IRCB S73-7 satellite found after not being tracked for 25 years

When the United States launched the KH-9 Hexagon spy satellite into orbit atop a Titan IIID rocket in 1974, it brought with it an in-flight calibration target: the S73-7 Infrared Calibration Balloon (IRCB). This 66 cm (26 in) diameter inflatable satellite was ejected by KH-9, but failed to inflate to its intended configuration and became another piece of space junk. It was initially tracked in the 1970s, but disappeared until it briefly resurfaced in the 1990s. Now it has popped up againafter twenty-five years.

like Noticed by [Jonathan McDowell] which stumbled over S73-7 in recent debris tracking data, has very likely been tracked before, but is hidden in the noise because it is not an easy target to track. Because it is not a large metal object with a large radar cross-section, it is among the most difficult signals to reliably pick up from noise. It can also be seen in [Jonathan]’s Debris tracking tableThis is not a unique situation, as there are many missing (XO) entries. This always raises the interesting question of whether a piece of debris has diminished in orbit to where it burned up, ended up colliding with other debris/functioning satellite, or simply disappeared.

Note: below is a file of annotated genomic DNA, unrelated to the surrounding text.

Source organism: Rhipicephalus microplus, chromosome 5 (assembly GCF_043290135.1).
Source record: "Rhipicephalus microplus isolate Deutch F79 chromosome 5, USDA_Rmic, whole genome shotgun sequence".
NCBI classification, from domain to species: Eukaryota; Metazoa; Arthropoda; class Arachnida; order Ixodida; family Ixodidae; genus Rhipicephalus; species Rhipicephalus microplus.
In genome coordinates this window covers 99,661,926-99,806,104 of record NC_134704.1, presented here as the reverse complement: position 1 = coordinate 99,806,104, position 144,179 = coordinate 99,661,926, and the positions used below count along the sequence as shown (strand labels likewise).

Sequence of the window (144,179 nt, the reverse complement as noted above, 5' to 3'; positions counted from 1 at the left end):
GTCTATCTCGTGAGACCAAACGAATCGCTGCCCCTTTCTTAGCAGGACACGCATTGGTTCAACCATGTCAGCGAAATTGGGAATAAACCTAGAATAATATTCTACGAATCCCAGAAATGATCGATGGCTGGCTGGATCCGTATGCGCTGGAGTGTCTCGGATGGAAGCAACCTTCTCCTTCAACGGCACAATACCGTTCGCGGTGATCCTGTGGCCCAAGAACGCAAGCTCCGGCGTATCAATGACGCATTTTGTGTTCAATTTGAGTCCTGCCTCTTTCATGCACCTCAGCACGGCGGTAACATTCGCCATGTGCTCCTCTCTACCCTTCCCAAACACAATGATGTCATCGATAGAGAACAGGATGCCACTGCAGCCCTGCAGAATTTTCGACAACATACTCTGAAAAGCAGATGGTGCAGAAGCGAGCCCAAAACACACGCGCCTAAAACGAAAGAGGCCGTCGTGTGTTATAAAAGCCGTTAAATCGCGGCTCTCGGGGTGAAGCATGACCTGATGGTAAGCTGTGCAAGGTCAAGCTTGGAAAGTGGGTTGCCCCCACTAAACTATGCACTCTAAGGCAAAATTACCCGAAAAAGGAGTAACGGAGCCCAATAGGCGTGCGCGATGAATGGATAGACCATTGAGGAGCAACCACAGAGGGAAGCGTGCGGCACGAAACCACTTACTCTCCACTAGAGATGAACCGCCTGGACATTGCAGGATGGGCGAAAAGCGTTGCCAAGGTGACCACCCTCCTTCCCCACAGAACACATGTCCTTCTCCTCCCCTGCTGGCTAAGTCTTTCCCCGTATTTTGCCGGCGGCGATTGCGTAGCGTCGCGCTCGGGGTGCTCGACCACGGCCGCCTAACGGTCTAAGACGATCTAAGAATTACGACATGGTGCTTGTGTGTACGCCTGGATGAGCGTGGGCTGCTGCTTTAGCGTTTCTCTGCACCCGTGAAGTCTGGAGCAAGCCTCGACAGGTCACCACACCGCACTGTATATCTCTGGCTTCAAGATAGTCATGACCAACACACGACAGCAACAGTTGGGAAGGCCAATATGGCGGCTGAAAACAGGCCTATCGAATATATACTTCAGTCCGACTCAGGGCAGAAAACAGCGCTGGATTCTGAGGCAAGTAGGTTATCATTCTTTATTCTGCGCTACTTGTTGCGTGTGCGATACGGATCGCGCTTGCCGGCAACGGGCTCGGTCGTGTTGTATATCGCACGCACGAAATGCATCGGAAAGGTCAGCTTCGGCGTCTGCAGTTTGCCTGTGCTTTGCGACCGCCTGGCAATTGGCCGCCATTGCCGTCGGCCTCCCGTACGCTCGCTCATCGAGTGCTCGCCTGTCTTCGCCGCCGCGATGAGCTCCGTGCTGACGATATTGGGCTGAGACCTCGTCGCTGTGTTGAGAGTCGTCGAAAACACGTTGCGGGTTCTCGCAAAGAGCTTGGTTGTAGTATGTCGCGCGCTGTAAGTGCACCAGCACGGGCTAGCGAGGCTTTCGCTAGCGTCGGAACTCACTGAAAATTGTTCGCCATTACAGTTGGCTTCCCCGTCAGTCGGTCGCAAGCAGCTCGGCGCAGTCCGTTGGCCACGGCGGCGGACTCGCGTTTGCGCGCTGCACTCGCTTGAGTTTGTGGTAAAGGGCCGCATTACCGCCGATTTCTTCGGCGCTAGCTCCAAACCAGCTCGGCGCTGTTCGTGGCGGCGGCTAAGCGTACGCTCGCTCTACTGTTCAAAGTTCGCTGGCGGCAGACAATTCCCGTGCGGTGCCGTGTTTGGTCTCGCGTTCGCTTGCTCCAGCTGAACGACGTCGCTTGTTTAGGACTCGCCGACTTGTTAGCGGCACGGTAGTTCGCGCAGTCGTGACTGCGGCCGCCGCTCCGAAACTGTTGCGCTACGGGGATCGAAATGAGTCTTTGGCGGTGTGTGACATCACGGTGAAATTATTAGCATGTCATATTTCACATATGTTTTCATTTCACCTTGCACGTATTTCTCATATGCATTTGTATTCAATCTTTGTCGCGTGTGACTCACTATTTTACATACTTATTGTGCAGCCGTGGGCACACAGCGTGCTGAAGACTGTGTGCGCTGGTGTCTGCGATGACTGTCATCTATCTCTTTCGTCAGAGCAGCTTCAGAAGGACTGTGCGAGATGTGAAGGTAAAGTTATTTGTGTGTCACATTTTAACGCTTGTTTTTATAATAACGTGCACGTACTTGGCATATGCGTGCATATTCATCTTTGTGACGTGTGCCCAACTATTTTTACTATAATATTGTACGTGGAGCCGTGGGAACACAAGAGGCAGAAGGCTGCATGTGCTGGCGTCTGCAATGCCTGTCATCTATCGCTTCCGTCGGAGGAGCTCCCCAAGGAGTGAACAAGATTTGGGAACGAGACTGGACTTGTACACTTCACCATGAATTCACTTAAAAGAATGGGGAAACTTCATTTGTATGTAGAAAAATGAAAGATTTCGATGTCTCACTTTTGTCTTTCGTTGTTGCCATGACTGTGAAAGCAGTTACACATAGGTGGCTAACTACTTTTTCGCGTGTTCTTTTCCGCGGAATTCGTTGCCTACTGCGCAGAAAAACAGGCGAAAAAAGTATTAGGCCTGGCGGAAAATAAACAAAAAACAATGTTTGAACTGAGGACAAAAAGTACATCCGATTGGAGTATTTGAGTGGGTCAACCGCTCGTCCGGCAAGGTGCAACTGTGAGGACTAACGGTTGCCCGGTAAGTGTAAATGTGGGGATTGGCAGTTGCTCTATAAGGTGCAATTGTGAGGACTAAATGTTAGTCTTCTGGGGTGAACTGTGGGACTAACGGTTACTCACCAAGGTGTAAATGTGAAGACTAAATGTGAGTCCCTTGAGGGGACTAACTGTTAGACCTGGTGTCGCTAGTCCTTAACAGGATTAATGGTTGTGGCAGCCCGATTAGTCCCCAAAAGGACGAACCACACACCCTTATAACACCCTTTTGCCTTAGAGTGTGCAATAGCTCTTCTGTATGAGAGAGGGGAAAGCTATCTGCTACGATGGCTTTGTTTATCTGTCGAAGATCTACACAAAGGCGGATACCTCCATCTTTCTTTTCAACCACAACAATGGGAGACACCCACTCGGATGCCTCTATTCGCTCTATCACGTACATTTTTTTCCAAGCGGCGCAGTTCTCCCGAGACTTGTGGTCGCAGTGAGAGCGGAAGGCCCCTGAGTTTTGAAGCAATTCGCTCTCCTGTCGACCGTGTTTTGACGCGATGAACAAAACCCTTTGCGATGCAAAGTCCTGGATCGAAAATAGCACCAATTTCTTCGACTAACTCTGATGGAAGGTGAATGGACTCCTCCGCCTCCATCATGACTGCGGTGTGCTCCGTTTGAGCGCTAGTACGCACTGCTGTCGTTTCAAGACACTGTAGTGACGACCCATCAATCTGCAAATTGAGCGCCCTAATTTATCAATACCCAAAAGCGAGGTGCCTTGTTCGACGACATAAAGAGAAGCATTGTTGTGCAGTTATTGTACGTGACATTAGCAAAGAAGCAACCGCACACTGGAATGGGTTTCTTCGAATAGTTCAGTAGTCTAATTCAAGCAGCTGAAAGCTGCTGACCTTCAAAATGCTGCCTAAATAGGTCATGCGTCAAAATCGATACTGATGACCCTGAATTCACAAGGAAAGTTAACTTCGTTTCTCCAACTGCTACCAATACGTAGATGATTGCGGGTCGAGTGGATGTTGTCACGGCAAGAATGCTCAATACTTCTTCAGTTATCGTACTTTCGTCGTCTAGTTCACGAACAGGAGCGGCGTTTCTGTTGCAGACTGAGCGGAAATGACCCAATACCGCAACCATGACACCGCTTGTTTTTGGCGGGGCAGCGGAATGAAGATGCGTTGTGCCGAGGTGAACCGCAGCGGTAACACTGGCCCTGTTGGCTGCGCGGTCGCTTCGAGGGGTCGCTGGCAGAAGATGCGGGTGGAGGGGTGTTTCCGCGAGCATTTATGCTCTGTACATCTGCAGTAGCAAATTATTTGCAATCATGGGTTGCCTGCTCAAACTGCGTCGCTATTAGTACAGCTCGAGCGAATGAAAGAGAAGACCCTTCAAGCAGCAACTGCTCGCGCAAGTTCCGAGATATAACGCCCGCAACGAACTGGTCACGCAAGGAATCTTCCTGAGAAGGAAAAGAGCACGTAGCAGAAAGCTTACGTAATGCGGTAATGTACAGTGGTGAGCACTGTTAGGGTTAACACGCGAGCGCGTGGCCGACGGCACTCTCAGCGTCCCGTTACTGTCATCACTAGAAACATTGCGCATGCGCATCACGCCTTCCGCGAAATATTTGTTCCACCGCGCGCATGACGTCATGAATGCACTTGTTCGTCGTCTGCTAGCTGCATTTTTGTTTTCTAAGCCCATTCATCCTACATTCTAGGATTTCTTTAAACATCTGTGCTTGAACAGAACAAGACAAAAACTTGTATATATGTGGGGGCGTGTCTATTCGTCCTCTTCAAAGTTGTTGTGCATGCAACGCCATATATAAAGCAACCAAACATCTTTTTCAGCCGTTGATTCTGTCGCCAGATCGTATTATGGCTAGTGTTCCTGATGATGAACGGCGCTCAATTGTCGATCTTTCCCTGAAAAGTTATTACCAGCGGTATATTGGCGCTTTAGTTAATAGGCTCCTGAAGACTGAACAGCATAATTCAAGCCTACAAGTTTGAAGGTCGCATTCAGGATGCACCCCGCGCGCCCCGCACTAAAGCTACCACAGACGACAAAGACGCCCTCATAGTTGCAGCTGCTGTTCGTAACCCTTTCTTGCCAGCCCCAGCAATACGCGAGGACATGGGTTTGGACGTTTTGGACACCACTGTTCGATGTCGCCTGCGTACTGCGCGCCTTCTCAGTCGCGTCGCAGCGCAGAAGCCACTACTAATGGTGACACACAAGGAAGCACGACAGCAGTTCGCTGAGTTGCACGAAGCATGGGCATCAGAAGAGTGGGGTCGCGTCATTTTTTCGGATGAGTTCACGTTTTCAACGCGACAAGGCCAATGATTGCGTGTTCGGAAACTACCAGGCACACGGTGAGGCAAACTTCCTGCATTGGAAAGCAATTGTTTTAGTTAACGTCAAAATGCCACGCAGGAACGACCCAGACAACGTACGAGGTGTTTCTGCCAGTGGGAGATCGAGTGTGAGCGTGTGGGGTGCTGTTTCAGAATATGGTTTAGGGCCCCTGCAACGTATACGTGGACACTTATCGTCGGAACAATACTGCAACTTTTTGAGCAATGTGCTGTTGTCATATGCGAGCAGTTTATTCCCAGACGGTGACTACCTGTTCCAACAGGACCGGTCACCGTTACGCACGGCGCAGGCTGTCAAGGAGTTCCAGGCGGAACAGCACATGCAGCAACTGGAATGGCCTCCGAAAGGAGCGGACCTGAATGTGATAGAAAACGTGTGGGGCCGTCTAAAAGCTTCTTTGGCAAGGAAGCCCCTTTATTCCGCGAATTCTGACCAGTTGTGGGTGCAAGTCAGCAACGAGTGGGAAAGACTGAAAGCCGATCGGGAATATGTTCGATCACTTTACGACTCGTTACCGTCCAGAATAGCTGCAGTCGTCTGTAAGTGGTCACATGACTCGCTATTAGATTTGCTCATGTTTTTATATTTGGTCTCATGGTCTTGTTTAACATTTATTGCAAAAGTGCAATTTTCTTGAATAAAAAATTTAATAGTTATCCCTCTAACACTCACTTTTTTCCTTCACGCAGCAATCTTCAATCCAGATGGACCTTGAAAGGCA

Right now, we know where S73-7 is, and as long as its orbit remains stable, we can predict where it will be, but it highlights the difficulty of tracking the roughly 20,000 objects in Earth’s orbit, with disastrous consequences if we get hold of them. it’s wrong to.

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